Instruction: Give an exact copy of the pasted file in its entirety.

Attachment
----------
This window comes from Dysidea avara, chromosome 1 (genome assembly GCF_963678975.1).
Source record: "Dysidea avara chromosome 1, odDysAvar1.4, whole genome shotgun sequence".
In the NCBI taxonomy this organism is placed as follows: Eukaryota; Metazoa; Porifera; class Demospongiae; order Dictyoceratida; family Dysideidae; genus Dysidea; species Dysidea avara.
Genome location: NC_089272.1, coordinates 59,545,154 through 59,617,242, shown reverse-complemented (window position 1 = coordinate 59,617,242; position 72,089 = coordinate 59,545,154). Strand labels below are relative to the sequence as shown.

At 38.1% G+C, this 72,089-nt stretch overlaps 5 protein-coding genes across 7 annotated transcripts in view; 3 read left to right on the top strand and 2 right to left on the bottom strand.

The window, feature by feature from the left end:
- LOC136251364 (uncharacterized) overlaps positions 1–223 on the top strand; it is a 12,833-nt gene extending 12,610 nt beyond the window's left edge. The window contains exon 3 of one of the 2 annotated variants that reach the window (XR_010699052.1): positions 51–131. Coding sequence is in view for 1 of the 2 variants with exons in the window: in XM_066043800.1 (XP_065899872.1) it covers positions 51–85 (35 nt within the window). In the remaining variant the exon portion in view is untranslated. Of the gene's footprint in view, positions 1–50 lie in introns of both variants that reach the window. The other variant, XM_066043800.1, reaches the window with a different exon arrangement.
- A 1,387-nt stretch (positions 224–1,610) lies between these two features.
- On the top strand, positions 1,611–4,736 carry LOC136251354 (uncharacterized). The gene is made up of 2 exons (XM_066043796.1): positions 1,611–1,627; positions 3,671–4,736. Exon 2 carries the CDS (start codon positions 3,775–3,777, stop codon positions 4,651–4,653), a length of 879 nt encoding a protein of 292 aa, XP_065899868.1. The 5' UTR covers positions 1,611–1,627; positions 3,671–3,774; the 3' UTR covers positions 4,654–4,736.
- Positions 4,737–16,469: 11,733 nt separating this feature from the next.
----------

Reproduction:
This window comes from Dysidea avara, chromosome 1 (genome assembly GCF_963678975.1).
Source record: "Dysidea avara chromosome 1, odDysAvar1.4, whole genome shotgun sequence".
In the NCBI taxonomy this organism is placed as follows: Eukaryota; Metazoa; Porifera; class Demospongiae; order Dictyoceratida; family Dysideidae; genus Dysidea; species Dysidea avara.
Genome location: NC_089272.1, coordinates 59,545,154 through 59,617,242, shown reverse-complemented (window position 1 = coordinate 59,617,242; position 72,089 = coordinate 59,545,154). Strand labels below are relative to the sequence as shown.

At 38.1% G+C, this 72,089-nt stretch overlaps 5 protein-coding genes across 7 annotated transcripts in view; 3 read left to right on the top strand and 2 right to left on the bottom strand.

The window, feature by feature from the left end:
- LOC136251364 (uncharacterized) overlaps positions 1–223 on the top strand; it is a 12,833-nt gene extending 12,610 nt beyond the window's left edge. The window contains exon 3 of one of the 2 annotated variants that reach the window (XR_010699052.1): positions 51–131. Coding sequence is in view for 1 of the 2 variants with exons in the window: in XM_066043800.1 (XP_065899872.1) it covers positions 51–85 (35 nt within the window). In the remaining variant the exon portion in view is untranslated. Of the gene's footprint in view, positions 1–50 lie in introns of both variants that reach the window. The other variant, XM_066043800.1, reaches the window with a different exon arrangement.
- A 1,387-nt stretch (positions 224–1,610) lies between these two features.
- On the top strand, positions 1,611–4,736 carry LOC136251354 (uncharacterized). The gene is made up of 2 exons (XM_066043796.1): positions 1,611–1,627; positions 3,671–4,736. Exon 2 carries the CDS (start codon positions 3,775–3,777, stop codon positions 4,651–4,653), a length of 879 nt encoding a protein of 292 aa, XP_065899868.1. The 5' UTR covers positions 1,611–1,627; positions 3,671–3,774; the 3' UTR covers positions 4,654–4,736.
- Positions 4,737–16,469: 11,733 nt separating this feature from the next.